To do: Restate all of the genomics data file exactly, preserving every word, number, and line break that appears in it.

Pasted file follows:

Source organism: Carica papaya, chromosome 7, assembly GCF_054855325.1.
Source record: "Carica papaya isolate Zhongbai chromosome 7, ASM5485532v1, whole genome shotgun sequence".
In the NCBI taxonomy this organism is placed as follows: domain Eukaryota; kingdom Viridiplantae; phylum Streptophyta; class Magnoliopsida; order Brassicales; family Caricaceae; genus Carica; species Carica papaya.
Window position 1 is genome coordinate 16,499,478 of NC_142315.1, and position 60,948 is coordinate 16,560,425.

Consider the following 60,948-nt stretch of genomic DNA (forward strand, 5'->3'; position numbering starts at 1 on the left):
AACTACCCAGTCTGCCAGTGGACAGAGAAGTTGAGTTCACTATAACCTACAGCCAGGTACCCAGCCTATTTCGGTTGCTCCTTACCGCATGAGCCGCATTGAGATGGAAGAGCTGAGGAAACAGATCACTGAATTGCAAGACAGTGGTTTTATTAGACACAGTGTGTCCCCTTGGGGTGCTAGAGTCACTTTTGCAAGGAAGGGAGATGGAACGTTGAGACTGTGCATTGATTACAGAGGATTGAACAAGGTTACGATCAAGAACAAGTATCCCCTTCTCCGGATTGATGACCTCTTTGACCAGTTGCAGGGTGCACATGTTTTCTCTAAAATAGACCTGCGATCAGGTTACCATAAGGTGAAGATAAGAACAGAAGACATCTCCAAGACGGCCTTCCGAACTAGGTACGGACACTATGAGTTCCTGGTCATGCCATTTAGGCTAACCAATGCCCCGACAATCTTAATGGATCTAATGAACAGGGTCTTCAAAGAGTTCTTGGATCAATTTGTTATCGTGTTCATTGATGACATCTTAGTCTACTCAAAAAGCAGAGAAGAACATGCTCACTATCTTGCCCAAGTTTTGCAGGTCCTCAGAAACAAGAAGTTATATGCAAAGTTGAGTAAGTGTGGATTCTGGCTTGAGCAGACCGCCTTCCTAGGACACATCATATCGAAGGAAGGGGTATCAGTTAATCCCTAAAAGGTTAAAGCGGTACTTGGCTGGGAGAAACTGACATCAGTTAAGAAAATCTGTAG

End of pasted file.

Source organism: Carica papaya, chromosome 7, assembly GCF_054855325.1.
Source record: "Carica papaya isolate Zhongbai chromosome 7, ASM5485532v1, whole genome shotgun sequence".
In the NCBI taxonomy this organism is placed as follows: domain Eukaryota; kingdom Viridiplantae; phylum Streptophyta; class Magnoliopsida; order Brassicales; family Caricaceae; genus Carica; species Carica papaya.
Window position 1 is genome coordinate 16,499,478 of NC_142315.1, and position 60,948 is coordinate 16,560,425.

Consider the following 60,948-nt stretch of genomic DNA (forward strand, 5'->3'; position numbering starts at 1 on the left):
AACTACCCAGTCTGCCAGTGGACAGAGAAGTTGAGTTCACTATAACCTACAGCCAGGTACCCAGCCTATTTCGGTTGCTCCTTACCGCATGAGCCGCATTGAGATGGAAGAGCTGAGGAAACAGATCACTGAATTGCAAGACAGTGGTTTTATTAGACACAGTGTGTCCCCTTGGGGTGCTAGAGTCACTTTTGCAAGGAAGGGAGATGGAACGTTGAGACTGTGCATTGATTACAGAGGATTGAACAAGGTTACGATCAAGAACAAGTATCCCCTTCTCCGGATTGATGACCTCTTTGACCAGTTGCAGGGTGCACATGTTTTCTCTAAAATAGACCTGCGATCAGGTTACCATAAGGTGAAGATAAGAACAGAAGACATCTCCAAGACGGCCTTCCGAACTAGGTACGGACACTATGAGTTCCTGGTCATGCCATTTAGGCTAACCAATGCCCCGACAATCTTAATGGATCTAATGAACAGGGTCTTCAAAGAGTTCTTGGATCAATTTGTTATCGTGTTCATTGATGACATCTTAGTCTACTCAAAAAGCAGAGAAGAACATGCTCACTATCTTGCCCAAGTTTTGCAGGTCCTCAGAAACAAGAAGTTATATGCAAAGTTGAGTAAGTGTGGATTCTGGCTTGAGCAGACCGCCTTCCTAGGACACATCATATCGAAGGAAGGGGTATCAGTTAATCCCTAAAAGGTTAAAGCGGTACTTGGCTGGGAGAAACTGACATCAGTTAAGAAAATCTGTAG